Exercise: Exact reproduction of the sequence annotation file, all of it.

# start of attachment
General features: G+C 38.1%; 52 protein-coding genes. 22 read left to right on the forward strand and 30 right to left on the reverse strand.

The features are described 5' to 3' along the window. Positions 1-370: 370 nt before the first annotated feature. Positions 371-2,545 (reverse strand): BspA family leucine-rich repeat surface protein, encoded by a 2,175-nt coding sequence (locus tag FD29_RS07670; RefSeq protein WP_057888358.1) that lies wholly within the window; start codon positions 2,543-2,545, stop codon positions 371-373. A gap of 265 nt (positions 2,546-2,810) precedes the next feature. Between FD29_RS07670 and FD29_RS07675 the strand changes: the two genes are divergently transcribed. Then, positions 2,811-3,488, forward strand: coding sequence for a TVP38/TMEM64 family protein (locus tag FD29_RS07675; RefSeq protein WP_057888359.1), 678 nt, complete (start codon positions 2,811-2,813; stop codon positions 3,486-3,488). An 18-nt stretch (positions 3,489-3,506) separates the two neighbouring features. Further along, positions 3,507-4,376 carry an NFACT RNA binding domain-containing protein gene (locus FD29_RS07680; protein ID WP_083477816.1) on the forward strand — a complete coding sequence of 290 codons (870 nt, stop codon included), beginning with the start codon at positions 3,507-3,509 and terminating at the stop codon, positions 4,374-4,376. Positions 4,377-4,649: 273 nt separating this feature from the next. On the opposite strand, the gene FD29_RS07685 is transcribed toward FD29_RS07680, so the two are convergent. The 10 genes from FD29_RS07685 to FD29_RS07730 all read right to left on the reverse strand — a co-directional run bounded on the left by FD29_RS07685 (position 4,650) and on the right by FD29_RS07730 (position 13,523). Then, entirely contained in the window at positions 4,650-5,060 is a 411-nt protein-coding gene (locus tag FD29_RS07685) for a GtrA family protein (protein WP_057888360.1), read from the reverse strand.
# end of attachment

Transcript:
General features: G+C 38.1%; 52 protein-coding genes. 22 read left to right on the forward strand and 30 right to left on the reverse strand.

The features are described 5' to 3' along the window. Positions 1-370: 370 nt before the first annotated feature. Positions 371-2,545 (reverse strand): BspA family leucine-rich repeat surface protein, encoded by a 2,175-nt coding sequence (locus tag FD29_RS07670; RefSeq protein WP_057888358.1) that lies wholly within the window; start codon positions 2,543-2,545, stop codon positions 371-373. A gap of 265 nt (positions 2,546-2,810) precedes the next feature. Between FD29_RS07670 and FD29_RS07675 the strand changes: the two genes are divergently transcribed. Then, positions 2,811-3,488, forward strand: coding sequence for a TVP38/TMEM64 family protein (locus tag FD29_RS07675; RefSeq protein WP_057888359.1), 678 nt, complete (start codon positions 2,811-2,813; stop codon positions 3,486-3,488). An 18-nt stretch (positions 3,489-3,506) separates the two neighbouring features. Further along, positions 3,507-4,376 carry an NFACT RNA binding domain-containing protein gene (locus FD29_RS07680; protein ID WP_083477816.1) on the forward strand — a complete coding sequence of 290 codons (870 nt, stop codon included), beginning with the start codon at positions 3,507-3,509 and terminating at the stop codon, positions 4,374-4,376. Positions 4,377-4,649: 273 nt separating this feature from the next. On the opposite strand, the gene FD29_RS07685 is transcribed toward FD29_RS07680, so the two are convergent. The 10 genes from FD29_RS07685 to FD29_RS07730 all read right to left on the reverse strand — a co-directional run bounded on the left by FD29_RS07685 (position 4,650) and on the right by FD29_RS07730 (position 13,523). Then, entirely contained in the window at positions 4,650-5,060 is a 411-nt protein-coding gene (locus tag FD29_RS07685) for a GtrA family protein (protein WP_057888360.1), read from the reverse strand.